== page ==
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The Unfolding of Language: An Evolutionary Tour of Mankind's Greatest Invention

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Language is mankind's greatest invention-except, of course, that it was never invented." So begins linguist Guy Deutscher's enthralling investigation into the genesis and evolution of language. If we started off with rudimentary utterances on the level of "man throw spear," how did we end up with sophisticated grammars, enormous vocabularies, and intricately nuanced degrees of meaning?

Drawing on recent groundbreaking discoveries in modern linguistics, Deutscher exposes the elusive forces of creation at work in human communication, giving us fresh insight into how language emerges, evolves, and decays. He traces the evolution of linguistic complexity from an early "Me Tarzan" stage to such elaborate single-word constructions as the Turkish sehirlilestiremediklerimizdensiniz ("you are one of those whom we couldn't turn into a town dweller"). Arguing that destruction and creation in language are intimately entwined, Deutscher shows how these processes are continuously in operation, generating new words, new structures, and new meanings.

368 pages, Paperback

First published January 1, 2005

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About the author

Guy Deutscher

13 books244 followers
Guy Deutscher is the author of Through the Language Glass and The Unfolding of Language. Formerly a Fellow of St. John's College, Cambridge and of the Department of Ancient Near Eastern Languages in the University of Leiden in the Netherlands, he is an honorary Research Fellow at the School of Languages, Linguistics and Cultures in the University of Manchester.

There is more than one author with this name
For the physics professor, please see: Guy Deutscher

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Displaying 1 - 30 of 319 reviews
Profile Image for Nathan.
Author 5 books115 followers
December 11, 2011
I admit it, I love language. Despite this, I've been astonishingly slow to pick up the overall history and shape of language. I've picked bits of the history of English (Celts, Germans, French, vowel shift) but never the overall picture of how languages change. I didn't even realize that, beyond "we are lazy buggers and mangle words", that it had been codified.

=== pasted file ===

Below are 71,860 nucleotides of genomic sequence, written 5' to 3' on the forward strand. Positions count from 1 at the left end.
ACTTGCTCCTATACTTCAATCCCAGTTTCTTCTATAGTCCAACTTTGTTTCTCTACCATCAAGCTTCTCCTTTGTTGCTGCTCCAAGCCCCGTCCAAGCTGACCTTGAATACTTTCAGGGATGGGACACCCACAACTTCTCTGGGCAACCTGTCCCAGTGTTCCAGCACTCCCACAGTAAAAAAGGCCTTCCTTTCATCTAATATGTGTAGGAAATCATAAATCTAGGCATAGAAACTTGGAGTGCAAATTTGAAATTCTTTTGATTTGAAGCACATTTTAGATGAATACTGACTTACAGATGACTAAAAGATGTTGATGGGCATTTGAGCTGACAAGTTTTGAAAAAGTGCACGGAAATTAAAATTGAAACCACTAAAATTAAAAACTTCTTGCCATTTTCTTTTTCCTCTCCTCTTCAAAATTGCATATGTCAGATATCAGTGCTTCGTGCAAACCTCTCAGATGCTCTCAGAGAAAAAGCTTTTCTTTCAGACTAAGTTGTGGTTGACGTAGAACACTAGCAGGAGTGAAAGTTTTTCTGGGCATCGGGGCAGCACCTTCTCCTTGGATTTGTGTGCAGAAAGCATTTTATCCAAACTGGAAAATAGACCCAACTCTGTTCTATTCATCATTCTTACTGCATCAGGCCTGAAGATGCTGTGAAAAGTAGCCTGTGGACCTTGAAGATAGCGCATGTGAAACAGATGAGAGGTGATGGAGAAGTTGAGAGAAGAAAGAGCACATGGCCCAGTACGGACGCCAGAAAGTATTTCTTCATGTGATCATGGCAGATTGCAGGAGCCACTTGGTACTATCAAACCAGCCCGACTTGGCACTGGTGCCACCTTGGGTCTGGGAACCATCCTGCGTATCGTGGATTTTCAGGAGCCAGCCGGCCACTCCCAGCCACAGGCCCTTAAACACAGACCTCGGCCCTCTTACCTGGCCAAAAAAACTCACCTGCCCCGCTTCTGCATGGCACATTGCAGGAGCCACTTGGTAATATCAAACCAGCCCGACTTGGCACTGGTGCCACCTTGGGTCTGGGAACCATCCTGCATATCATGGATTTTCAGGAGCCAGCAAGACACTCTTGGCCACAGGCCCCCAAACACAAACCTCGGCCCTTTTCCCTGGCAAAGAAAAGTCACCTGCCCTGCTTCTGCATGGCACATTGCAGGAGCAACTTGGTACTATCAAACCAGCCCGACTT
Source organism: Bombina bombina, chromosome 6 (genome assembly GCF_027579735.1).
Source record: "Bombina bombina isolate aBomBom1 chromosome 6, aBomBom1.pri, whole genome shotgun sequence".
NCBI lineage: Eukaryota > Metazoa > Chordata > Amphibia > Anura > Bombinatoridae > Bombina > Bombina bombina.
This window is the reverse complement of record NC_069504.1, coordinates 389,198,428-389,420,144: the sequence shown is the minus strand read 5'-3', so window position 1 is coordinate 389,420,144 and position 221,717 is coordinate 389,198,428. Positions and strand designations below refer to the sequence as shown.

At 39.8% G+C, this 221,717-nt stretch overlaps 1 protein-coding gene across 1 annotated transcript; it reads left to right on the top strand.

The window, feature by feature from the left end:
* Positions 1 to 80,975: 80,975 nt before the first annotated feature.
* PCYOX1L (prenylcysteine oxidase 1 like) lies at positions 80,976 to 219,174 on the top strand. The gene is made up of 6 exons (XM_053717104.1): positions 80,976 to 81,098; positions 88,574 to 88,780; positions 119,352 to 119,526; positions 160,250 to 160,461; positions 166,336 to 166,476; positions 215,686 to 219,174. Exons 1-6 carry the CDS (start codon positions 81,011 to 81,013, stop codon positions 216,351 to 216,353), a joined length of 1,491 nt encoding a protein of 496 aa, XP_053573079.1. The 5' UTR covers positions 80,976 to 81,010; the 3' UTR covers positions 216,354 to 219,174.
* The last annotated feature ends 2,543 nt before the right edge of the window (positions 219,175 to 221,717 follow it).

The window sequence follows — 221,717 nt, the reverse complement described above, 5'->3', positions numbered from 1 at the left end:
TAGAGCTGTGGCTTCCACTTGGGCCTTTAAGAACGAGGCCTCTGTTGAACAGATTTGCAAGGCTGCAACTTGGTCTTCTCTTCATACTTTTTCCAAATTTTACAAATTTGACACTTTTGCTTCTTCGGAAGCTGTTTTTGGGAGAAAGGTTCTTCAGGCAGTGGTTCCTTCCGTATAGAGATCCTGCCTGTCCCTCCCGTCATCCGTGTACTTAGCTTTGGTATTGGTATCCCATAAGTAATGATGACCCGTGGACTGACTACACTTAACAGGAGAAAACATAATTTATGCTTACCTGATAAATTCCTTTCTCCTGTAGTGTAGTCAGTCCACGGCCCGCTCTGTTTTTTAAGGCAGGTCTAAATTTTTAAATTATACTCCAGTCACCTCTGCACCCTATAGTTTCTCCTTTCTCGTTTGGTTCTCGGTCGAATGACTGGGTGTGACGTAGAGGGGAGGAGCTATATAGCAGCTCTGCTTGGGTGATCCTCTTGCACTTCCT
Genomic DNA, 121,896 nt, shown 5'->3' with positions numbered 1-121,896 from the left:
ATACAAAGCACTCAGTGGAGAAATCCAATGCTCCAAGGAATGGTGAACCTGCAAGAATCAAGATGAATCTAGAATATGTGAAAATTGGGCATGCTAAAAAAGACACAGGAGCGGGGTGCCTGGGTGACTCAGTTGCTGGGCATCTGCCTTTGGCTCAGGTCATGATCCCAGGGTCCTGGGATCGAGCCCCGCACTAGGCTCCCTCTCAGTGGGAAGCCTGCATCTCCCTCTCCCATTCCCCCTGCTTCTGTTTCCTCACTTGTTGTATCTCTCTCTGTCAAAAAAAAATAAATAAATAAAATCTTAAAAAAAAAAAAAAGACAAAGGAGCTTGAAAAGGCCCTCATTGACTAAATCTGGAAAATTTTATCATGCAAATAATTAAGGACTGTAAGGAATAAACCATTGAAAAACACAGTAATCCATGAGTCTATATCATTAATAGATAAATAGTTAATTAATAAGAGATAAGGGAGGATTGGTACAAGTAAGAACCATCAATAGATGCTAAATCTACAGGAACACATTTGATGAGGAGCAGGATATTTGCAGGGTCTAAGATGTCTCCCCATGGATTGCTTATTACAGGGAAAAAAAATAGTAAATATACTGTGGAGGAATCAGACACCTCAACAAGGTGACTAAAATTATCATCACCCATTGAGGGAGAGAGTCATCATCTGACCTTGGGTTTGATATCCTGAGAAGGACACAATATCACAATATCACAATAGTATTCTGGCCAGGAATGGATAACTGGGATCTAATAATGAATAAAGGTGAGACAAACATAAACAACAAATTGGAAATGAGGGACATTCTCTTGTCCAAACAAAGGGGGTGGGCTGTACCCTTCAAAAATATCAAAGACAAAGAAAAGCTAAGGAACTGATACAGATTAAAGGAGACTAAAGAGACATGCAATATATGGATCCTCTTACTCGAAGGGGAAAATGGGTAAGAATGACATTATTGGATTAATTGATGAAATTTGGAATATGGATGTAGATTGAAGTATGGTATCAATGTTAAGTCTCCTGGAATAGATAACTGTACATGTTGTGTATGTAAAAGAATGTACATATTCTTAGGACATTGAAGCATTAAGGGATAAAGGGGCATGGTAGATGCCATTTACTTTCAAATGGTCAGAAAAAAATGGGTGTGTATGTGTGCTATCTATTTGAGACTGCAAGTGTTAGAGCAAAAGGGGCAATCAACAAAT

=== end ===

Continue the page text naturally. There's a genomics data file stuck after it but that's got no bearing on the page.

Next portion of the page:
Boy, was I wrong!

As I read this book, I kept pausing to relate bits of what I'd learned to my kids. The author points to two great tectonic forces in language: contraction and metaphor. As we lazily pronounce words, they shrink because we favour the shorter versions. As we need new meanings (either for new concepts or simply because old meanings have lost rhetorical force) we create them from old words, using metaphor. These forces, erosion and construction, keep languages alive.

Deutscher backs this up with oodles of evidence. The killer revelation for me is that erosion is PREDICTABLE. Holy shit! As languages emerged from their common indoeuropean ancestor, their consonants all decayed in similar ways. For example, 'p' becomes 'f'. So the relationship between "Father" and "Pater" is as between "fish" and "pesce", "food" and "ped-", "first" and "premier". Entire relationships between equivalent words in different languages became apparent to me within the space of one chapter.

This rule is so solid that it predicted the existence of a new consonant in indoeuropean, the "missing link" between some equivalent words in modern languages. The story of how that was found is one of many "holy crap!" moments in this book. Oh, and who discovered that law of decaying consonants? One of the Brothers Grimm.

Language is beautiful, it's alive, and it's fascinating. Read this book.
Profile Image for ☕Laura.
508 reviews135 followers
August 7, 2015
I need to begin this review by stating emphatically what this book is not. Despite its somewhat misleading cover, it is not a scientific description of how language emerged in evolution, how grunting developed into speech. If that is what you are looking for, you will not find it here, as the author states there is no real evidence on which to determine that sequence of events. What this book is, however, is an utterly fascinating, well-grounded exploration of the basic principles which shape the course of language development, followed by a theoretical account of how language likely evolved from the basic "man rock throw" level to its current state, by applying those same principles. Using examples from various languages around the world at different stages throughout recorded history, the author presents a very logical and convincing explanation as to how languages have developed and changed through three simple principles: economy, expressiveness and analogy. Through these simple principles one can explain the emergence of case systems, word classes, and even complex grammatical structures; in fact all the elements which are present in language. I highly recommend this book to all fellow linguaphiles!
November 20, 2020
Ένα βατό και διασκεδαστικό εγχειρίδιο εκλαϊκευμένης γλωσσολογίας που θα μπορούσε να διαβαστεί ευχάριστα, τόσο από κάποιον που έχει επιστημονική κατάρτιση επάνω στο θέμα όσο κι από εκείνους που, σαν κι εμένα, δεν έχουν ανάλογη ακαδημαϊκή εμπειρία. Δεν είναι ακόμα ξεκάθαρο πότε ακριβώς ξεκίνησε η ανθρώπινη γλώσσα, ίσως 40 ή 100 χιλιάδες χρόνια πριν, ίσως και νωρίτερα από αυτό.

Όλα ξεκινούν με τρεις διαφορετικές κατηγορίες λέξεων: Λέξεις για τα φυσικά αντικείμενα (μέλη του σώματος, ζώα. πράγματα, και όρους που δηλώνουν συγγένεια πχ "πατέρας"), λέξεις σχετικές με απλές πράξεις (πχ ρίχνω, τρέχω, τρώω, πέφτω) και μια τρίτη μικρή ομάδα από λέξεις που χρησιμεύουν στο να δείχνουμε "εδώ", "εκεί" κτλ.